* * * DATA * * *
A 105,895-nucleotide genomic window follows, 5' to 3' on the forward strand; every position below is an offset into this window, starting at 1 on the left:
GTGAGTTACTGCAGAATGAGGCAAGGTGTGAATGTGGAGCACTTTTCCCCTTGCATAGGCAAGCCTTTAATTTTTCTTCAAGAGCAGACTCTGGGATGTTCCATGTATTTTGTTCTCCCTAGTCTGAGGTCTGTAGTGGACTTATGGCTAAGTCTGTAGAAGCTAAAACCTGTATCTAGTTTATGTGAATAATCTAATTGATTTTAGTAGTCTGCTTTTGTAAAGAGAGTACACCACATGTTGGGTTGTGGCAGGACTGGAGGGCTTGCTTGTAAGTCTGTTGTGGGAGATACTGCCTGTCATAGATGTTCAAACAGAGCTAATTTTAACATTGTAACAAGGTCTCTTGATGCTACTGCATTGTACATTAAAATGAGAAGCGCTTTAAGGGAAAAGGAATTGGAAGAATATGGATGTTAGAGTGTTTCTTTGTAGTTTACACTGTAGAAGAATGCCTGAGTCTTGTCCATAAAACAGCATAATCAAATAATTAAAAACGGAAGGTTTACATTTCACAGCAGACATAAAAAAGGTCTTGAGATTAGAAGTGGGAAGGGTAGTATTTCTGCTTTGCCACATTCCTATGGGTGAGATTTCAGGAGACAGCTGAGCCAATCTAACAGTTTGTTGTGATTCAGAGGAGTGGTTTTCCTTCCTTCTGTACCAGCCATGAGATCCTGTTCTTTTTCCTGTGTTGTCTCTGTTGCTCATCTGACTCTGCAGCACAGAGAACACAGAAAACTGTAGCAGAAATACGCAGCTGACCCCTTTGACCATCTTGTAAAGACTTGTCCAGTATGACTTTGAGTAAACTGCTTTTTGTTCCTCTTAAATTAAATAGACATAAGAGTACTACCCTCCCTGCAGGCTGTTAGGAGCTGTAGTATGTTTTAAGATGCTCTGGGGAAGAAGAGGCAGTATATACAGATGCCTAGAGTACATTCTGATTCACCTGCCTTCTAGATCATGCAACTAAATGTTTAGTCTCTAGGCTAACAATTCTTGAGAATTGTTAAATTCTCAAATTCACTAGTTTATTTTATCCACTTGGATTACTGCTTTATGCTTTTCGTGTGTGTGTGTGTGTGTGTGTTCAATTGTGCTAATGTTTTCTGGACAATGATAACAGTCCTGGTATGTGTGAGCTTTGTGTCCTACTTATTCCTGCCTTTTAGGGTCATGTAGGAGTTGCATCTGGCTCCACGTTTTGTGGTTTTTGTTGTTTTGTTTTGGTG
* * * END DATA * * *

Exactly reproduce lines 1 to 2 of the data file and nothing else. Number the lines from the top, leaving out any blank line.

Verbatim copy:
A 105,895-nucleotide genomic window follows, 5' to 3' on the forward strand; every position below is an offset into this window, starting at 1 on the left:
GTGAGTTACTGCAGAATGAGGCAAGGTGTGAATGTGGAGCACTTTTCCCCTTGCATAGGCAAGCCTTTAATTTTTCTTCAAGAGCAGACTCTGGGATGTTCCATGTATTTTGTTCTCCCTAGTCTGAGGTCTGTAGTGGACTTATGGCTAAGTCTGTAGAAGCTAAAACCTGTATCTAGTTTATGTGAATAATCTAATTGATTTTAGTAGTCTGCTTTTGTAAAGAGAGTACACCACATGTTGGGTTGTGGCAGGACTGGAGGGCTTGCTTGTAAGTCTGTTGTGGGAGATACTGCCTGTCATAGATGTTCAAACAGAGCTAATTTTAACATTGTAACAAGGTCTCTTGATGCTACTGCATTGTACATTAAAATGAGAAGCGCTTTAAGGGAAAAGGAATTGGAAGAATATGGATGTTAGAGTGTTTCTTTGTAGTTTACACTGTAGAAGAATGCCTGAGTCTTGTCCATAAAACAGCATAATCAAATAATTAAAAACGGAAGGTTTACATTTCACAGCAGACATAAAAAAGGTCTTGAGATTAGAAGTGGGAAGGGTAGTATTTCTGCTTTGCCACATTCCTATGGGTGAGATTTCAGGAGACAGCTGAGCCAATCTAACAGTTTGTTGTGATTCAGAGGAGTGGTTTTCCTTCCTTCTGTACCAGCCATGAGATCCTGTTCTTTTTCCTGTGTTGTCTCTGTTGCTCATCTGACTCTGCAGCACAGAGAACACAGAAAACTGTAGCAGAAATACGCAGCTGACCCCTTTGACCATCTTGTAAAGACTTGTCCAGTATGACTTTGAGTAAACTGCTTTTTGTTCCTCTTAAATTAAATAGACATAAGAGTACTACCCTCCCTGCAGGCTGTTAGGAGCTGTAGTATGTTTTAAGATGCTCTGGGGAAGAAGAGGCAGTATATACAGATGCCTAGAGTACATTCTGATTCACCTGCCTTCTAGATCATGCAACTAAATGTTTAGTCTCTAGGCTAACAATTCTTGAGAATTGTTAAATTCTCAAATTCACTAGTTTATTTTATCCACTTGGATTACTGCTTTATGCTTTTCGTGTGTGTGTGTGTGTGTGTGTTCAATTGTGCTAATGTTTTCTGGACAATGATAACAGTCCTGGTATGTGTGAGCTTTGTGTCCTACTTATTCCTGCCTTTTAGGGTCATGTAGGAGTTGCATCTGGCTCCACGTTTTGTGGTTTTTGTTGTTTTGTTTTGGTG